China has announced that its President, Xi Jinping, will convene a two-day summit with leaders from five Central Asian nations in the coming week, indicating China’s intention to enhance its sway in the region.
The leaders of Kazakhstan, Kyrgyzstan, Tajikistan, Turkmenistan, and Uzbekistan are set to attend the China-Central Asia Summit from May 18 to 19 in Xi’an, China. The summit aims to strengthen economic and diplomatic ties between China and Central Asia, with a particular focus on natural gas reserves and rail links crucial to China’s Belt and Road Initiative.
China’s Foreign Ministry has announced that the China-Central Asia Summit is the first of its kind since the establishment of formal relations between China and the Central Asian republics 31 years ago. The summit will take place in Xi’an, an important location on the ancient Silk Road, and will be centered around strengthening economic and diplomatic ties with China.
The Chinese government has invested billions of dollars in tapping Central Asia’s natural gas reserves, making rail links that connect China to Europe crucial to the Belt and Road Initiative’s success. The China-Central Asia Summit in Xi’an is therefore a critical event, and China’s Foreign Ministry has announced that the leaders will sign “important political documents” during the summit.
According to China’s Foreign Ministry spokesman Wang Wenbin, Chinese President Xi Jinping will deliver a keynote speech at the China-Central Asia Summit. The summit is China’s first major diplomatic event of the year and will allow the heads of state to review the development of China-Central Asia relations and exchange views on various issues of common concern.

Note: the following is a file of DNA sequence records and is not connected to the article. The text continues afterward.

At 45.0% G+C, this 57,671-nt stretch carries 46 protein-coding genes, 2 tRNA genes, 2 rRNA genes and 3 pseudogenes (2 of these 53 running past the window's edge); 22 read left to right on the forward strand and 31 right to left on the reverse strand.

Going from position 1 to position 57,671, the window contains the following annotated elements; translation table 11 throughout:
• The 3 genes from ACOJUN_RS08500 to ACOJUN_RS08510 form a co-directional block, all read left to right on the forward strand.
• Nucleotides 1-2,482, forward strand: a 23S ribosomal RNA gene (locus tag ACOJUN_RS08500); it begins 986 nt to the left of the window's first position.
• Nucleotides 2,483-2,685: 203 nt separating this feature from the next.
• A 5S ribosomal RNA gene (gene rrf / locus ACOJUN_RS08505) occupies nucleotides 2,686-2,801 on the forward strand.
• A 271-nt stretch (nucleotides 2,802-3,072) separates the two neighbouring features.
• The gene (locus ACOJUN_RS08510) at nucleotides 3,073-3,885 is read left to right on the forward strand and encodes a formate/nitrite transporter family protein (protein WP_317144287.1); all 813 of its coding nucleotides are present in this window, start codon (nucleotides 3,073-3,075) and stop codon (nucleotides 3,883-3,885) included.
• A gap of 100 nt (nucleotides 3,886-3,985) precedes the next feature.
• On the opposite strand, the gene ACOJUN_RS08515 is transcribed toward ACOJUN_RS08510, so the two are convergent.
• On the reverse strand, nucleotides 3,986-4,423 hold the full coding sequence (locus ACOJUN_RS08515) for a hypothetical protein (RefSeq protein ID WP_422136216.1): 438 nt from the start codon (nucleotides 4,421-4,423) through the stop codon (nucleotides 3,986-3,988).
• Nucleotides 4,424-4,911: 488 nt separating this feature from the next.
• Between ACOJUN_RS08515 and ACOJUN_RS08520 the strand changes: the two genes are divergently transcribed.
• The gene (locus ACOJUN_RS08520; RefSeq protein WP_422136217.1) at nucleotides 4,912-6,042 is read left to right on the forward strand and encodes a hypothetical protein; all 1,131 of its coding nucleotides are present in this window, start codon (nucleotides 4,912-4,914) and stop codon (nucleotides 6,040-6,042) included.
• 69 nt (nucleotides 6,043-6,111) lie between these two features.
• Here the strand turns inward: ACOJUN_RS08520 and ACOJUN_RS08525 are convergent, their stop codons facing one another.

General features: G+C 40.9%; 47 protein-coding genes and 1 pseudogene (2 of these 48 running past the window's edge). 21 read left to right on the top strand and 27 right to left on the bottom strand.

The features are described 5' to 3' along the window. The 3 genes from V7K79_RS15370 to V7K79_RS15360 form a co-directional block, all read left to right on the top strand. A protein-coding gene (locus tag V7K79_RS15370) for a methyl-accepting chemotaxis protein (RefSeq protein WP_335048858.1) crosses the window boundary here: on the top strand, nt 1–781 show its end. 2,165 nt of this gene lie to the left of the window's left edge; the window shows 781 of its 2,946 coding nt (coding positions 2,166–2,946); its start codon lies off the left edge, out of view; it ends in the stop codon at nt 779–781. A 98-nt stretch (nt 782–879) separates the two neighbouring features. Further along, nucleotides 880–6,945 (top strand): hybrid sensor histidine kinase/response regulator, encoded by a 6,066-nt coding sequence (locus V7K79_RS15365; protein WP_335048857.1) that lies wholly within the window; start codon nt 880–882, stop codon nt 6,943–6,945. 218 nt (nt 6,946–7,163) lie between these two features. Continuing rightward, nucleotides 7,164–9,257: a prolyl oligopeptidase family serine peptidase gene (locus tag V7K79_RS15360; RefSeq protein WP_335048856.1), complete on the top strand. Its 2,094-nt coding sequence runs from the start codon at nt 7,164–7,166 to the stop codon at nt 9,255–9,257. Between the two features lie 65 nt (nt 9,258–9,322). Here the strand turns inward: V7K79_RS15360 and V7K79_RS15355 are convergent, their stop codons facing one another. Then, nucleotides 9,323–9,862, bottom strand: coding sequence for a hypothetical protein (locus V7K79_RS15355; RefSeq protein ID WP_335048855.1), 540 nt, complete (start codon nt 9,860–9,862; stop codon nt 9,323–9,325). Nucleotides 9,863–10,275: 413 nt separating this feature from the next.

Beijing has a policy of “good-neighbourliness and friendship” towards Central Asia, according to Chinese Foreign Minister Qin Gang. The recent meeting in Xi’an saw all parties reiterate their commitment to mutual support and opposition to external interference in each other’s affairs. The summit is therefore an opportunity for China and Central Asia to strengthen their relationship further.
Central Asia was part of the Soviet Union and has been dominated by Moscow since the mid-19th century. However, Russia’s influence in the region has been challenged in recent years, with Beijing looking to forge closer ties with Moscow’s traditional allies. The China-Central Asia Summit is an opportunity for China to consolidate its relationship with Central Asia further.
According to the Chinese Ministry of Commerce, China’s exports to Central Asia grew by 60% year-on-year to $1.4 billion in 2022. This growth demonstrates the increasing economic ties between China and Central Asia, making the China-Central Asia Summit a crucial event for both parties.
In 2020, Chinese President Xi Jinping made his first trip abroad since the outbreak of the coronavirus pandemic to Kazakhstan, one of the countries that border China’s northwestern region of Xinjiang. These countries have remained quiet over accusations of human rights violations by Beijing targeting Uyghurs and other Muslim minorities. The China-Central Asia Summit offers an opportunity to address these issues.